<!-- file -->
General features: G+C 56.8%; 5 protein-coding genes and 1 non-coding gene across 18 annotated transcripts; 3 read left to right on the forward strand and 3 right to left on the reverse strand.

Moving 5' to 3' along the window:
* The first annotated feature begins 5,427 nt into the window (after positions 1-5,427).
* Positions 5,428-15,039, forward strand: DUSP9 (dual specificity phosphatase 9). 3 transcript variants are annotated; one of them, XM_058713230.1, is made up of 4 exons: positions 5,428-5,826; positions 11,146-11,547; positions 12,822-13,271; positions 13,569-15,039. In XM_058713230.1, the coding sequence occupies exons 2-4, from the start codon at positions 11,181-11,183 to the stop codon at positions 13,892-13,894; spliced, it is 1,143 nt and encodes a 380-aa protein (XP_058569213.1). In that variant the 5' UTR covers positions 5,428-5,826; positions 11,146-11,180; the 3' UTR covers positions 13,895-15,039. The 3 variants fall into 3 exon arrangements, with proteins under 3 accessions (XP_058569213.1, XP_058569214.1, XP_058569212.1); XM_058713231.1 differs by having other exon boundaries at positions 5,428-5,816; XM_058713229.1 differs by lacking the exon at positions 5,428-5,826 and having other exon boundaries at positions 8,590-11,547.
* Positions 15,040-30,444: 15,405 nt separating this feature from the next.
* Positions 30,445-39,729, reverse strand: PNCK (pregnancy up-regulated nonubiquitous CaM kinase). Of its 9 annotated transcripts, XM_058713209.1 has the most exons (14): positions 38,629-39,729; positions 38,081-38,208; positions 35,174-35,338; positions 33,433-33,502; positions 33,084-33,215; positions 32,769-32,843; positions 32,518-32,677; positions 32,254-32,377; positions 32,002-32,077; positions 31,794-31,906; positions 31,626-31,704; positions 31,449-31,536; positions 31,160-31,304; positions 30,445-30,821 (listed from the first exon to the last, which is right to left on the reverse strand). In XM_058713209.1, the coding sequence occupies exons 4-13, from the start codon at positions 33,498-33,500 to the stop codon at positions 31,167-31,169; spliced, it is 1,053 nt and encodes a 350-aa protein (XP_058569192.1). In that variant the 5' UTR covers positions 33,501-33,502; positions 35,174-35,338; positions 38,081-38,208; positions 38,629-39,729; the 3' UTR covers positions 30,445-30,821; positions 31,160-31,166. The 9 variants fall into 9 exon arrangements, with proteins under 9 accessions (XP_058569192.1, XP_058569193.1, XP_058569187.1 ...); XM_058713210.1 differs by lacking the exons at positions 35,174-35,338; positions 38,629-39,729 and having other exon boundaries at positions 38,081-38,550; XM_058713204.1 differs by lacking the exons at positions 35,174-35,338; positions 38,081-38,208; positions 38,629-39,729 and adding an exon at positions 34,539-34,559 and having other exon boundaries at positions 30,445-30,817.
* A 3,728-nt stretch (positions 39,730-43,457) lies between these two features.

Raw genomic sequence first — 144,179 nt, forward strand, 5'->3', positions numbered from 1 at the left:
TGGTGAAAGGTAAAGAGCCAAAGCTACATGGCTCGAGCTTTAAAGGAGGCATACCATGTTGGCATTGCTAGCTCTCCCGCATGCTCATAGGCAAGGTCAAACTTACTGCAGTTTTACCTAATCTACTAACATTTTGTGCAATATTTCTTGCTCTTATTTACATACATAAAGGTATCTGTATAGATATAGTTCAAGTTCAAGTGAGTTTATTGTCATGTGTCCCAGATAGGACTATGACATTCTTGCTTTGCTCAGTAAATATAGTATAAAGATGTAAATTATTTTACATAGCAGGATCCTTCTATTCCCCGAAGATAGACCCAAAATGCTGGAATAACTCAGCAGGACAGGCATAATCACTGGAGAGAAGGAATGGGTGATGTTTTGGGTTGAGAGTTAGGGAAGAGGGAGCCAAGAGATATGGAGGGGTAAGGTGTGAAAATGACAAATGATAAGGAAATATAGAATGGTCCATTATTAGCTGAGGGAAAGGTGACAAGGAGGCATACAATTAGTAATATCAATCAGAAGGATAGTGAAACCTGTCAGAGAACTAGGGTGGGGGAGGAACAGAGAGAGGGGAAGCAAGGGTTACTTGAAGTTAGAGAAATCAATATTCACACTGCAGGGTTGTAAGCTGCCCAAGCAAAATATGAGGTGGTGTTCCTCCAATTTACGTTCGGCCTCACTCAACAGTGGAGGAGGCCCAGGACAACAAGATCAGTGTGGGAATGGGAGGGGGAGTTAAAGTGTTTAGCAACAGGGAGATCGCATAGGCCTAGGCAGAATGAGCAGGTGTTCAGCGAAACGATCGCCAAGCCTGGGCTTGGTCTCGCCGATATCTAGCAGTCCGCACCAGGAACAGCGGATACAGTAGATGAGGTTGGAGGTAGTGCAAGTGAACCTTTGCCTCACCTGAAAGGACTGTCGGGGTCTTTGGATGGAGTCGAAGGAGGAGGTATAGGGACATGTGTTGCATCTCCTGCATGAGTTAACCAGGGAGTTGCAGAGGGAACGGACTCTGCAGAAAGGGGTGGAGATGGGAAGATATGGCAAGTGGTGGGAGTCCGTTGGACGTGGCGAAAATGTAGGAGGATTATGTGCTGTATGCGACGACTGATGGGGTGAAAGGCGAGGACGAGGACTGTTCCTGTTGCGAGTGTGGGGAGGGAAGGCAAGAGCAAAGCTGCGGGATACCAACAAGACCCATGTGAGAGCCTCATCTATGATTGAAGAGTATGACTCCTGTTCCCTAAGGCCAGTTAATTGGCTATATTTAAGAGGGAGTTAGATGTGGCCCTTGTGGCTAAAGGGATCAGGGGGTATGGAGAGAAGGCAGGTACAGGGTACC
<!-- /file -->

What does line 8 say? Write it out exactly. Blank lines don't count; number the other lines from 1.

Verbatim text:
Raw genomic sequence first — 144,179 nt, forward strand, 5'->3', positions numbered from 1 at the left: